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HELP FROM ABOVE

Tony Struck, right, and his late father Harland Struck pose at the Ladd Canyon cabin theyused during hunting season.  ().
Tony Struck, right, and his late father Harland Struck pose at the Ladd Canyon cabin theyused during hunting season. ().

By Dick Mason

Observer Staff Writer

With the sound of distant gunfire jarring the morning stillness, elk hunter Tony Struck of La Grande stood waiting in a clearing in the Ladd Canyon area, rifle in hand.

A gentle, swirling breeze encircled Struck, making it difficult for him to detect elk scent. Suddenly Mother Nature stopped and took gentle aim at him. The wind began blowing right at him, carrying the unmistakable smell of an approaching elk.

Coincidence?

Perhaps, but Struck has many reasons to believe it was not. There were too many other favorable coincidences on the morning of Oct. 29 during a hunt in which Struck took the first bull elk of his life.

Struck believes that his late father, Harland Struck, was watching over him that day.

It is both a logical and a sentimental assumption.

Struck was using his father's elk tag. The tag, which allowed him to take any elk in the Starkey Unit, was coveted by his father. Harland had put in for it for seven years. He did not draw it until June of this year, five months before he died on Oct. 5 at age 66 following a long battle with cancer.

Tony received permission from the Oregon Department of Fish and Wildlife to use the tag after his father died. The ODFW allows hunting tags to be passed on to a family member in the event of a death.

Tony understood how much his father had coveted the tag. He did many things to honor his dad during the hunt. The list starts with the vehicle he drove. Tony took his dad's 1977 Plymouth Trail Duster on the hunt. Harland Struck, known to his friends as HL, used the pickup only for hunting trips.

Tony was accompanied by his father's longtime hunting partner — Ron Holtz of Rockaway Beach. They went to a hunting cabin in Ladd Canyon which Harland had used for years.

On Oct. 29, the first day of elk season, Struck and Holtz got up at daylight and went to an area where Harland had often hunted. Struck, who had a global positioning system with him, walked only .19 miles from the cabin on a trail his dad often used. A short time after the wind direction changed a six-point bull appeared.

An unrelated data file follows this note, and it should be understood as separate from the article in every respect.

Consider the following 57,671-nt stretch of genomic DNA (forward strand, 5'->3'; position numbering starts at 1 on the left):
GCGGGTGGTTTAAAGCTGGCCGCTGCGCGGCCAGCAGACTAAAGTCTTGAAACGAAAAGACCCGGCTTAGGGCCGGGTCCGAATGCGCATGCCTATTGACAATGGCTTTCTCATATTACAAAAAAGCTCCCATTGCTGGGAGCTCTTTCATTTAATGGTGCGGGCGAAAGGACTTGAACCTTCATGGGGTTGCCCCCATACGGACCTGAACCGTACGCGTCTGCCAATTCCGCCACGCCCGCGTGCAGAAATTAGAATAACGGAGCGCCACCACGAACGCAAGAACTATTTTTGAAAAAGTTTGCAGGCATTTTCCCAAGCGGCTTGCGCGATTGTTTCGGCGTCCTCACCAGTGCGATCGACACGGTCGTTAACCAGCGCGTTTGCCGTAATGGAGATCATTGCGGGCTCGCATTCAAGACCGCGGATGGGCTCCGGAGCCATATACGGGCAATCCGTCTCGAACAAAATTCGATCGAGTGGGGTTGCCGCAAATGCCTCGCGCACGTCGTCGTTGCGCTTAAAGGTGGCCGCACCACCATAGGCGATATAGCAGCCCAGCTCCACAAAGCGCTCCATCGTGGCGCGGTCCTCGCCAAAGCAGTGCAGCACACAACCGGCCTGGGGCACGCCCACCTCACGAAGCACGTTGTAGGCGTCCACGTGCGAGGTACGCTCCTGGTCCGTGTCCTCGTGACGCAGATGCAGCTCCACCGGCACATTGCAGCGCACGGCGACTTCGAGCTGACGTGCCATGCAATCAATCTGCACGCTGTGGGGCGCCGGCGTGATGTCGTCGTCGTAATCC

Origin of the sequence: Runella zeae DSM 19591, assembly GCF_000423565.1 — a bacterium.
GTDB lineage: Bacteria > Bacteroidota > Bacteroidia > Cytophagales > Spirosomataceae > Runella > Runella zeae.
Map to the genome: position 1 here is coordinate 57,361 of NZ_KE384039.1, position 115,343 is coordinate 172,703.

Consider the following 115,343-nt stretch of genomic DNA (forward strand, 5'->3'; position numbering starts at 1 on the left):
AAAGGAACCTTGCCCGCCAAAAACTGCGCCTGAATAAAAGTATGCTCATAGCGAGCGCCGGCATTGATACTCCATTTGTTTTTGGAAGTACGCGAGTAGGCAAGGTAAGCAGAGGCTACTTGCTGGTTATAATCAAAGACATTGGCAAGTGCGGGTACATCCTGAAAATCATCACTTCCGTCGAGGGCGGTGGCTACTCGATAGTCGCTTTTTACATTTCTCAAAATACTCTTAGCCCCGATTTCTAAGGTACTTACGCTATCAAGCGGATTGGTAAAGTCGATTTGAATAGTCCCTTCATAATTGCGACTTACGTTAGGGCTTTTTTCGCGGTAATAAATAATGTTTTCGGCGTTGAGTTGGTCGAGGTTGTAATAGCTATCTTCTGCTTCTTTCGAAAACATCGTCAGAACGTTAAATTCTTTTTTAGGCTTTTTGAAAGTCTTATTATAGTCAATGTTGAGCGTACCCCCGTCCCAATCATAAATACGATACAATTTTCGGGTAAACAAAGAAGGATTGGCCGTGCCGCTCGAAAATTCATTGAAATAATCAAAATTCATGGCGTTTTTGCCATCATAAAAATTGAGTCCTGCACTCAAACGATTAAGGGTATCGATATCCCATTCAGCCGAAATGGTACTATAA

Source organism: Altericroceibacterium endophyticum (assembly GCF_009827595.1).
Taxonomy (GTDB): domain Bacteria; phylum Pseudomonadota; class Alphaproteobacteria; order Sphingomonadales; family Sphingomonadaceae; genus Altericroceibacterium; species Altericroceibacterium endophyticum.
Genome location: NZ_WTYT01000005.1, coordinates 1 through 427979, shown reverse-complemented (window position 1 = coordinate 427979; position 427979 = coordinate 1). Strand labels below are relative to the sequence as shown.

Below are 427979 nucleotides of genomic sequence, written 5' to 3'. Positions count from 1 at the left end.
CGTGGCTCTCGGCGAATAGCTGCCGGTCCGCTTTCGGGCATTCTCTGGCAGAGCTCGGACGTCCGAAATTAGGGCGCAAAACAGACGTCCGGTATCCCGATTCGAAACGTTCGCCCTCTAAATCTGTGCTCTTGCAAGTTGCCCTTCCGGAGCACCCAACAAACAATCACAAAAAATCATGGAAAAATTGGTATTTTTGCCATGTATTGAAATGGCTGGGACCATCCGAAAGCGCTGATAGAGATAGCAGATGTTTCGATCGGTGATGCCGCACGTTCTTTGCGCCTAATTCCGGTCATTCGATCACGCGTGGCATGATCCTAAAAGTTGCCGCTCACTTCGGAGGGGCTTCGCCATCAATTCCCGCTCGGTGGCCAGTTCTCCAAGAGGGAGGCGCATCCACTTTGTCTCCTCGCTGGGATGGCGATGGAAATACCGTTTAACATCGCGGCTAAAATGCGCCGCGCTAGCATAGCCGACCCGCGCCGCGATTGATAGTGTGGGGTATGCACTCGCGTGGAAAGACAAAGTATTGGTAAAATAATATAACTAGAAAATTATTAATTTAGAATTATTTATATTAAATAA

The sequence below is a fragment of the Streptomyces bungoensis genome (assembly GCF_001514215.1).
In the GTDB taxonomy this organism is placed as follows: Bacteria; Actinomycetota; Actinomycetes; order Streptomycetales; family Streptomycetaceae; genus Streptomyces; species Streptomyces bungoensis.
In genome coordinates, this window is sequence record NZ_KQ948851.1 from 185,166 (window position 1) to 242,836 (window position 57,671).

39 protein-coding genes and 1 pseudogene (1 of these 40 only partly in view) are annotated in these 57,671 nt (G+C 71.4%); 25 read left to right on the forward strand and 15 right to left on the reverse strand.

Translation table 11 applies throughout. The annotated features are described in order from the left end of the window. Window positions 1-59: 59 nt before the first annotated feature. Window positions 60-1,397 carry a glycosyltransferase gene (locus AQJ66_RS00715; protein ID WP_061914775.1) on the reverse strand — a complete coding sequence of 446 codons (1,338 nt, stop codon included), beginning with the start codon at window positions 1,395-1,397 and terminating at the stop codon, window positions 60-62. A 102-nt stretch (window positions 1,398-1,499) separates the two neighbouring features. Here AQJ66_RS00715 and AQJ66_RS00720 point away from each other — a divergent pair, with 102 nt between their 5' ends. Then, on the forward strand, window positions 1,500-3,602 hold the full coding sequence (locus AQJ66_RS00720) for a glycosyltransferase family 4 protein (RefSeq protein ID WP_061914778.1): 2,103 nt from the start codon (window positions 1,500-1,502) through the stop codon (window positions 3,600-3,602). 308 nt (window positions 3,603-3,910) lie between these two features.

Tony believes that the bull was seeking forest cover because it had been shot at earlier by hunters about a quarter mile away.

Tony fired once from about 30 feet but the elk did not appear to be hit. He fired a second time and the elk dropped immediately.

Tony wonders if the reason the first shot may have missed is because he was not using his father's rifle.

"I think he wanted me to use his rifle. He bragged about how good it was,'' Tony Struck said. "He said he could hit anything with it.''

Struck took his elk at about 7 a.m. By 9 a.m. he and Holtz were back at their cabin. Tony cannot believe how easy the hunt was.

"I would like to say that I really worked hard but I didn't,'' Struck said.

Holtz left for home the next day even though he had a tag he had not filled.

"He said, ‘HL would be proud. I'm done, I don't need to hunt anymore,' '' Struck said.

Tony Struck feels indebted to Holtz for the help he received.

"Ron came out of respect for Dad and his wishes. He really wanted me to have a good trip,'' Struck said.

HL feared that he would not live until the hunt started. He checked to see if his tag could be passed on to his son Tony.

HL served in the U.S. Navy and Army and was a veteran of both the Vietnam War and Desert Storm. He was proud to show his patriotism.

"Whenever we went to the cabin the very first thing he'd do was put up his American flag outside,'' Tony Struck said.

HL's death in October surprised many people since he rarely acknowledged his illness and put on a strong front.

"He never accepted the fact that he would die. People who knew him said that they didn't know he was sick,'' Struck said.

Everyone, though, knew of HL's love of hunting. This passion is why his son is so certain that his father helped him.

"He was looking down on me. There were too many coincidences,'' Struck said. "It was like a guardian angel was helping me.''

 
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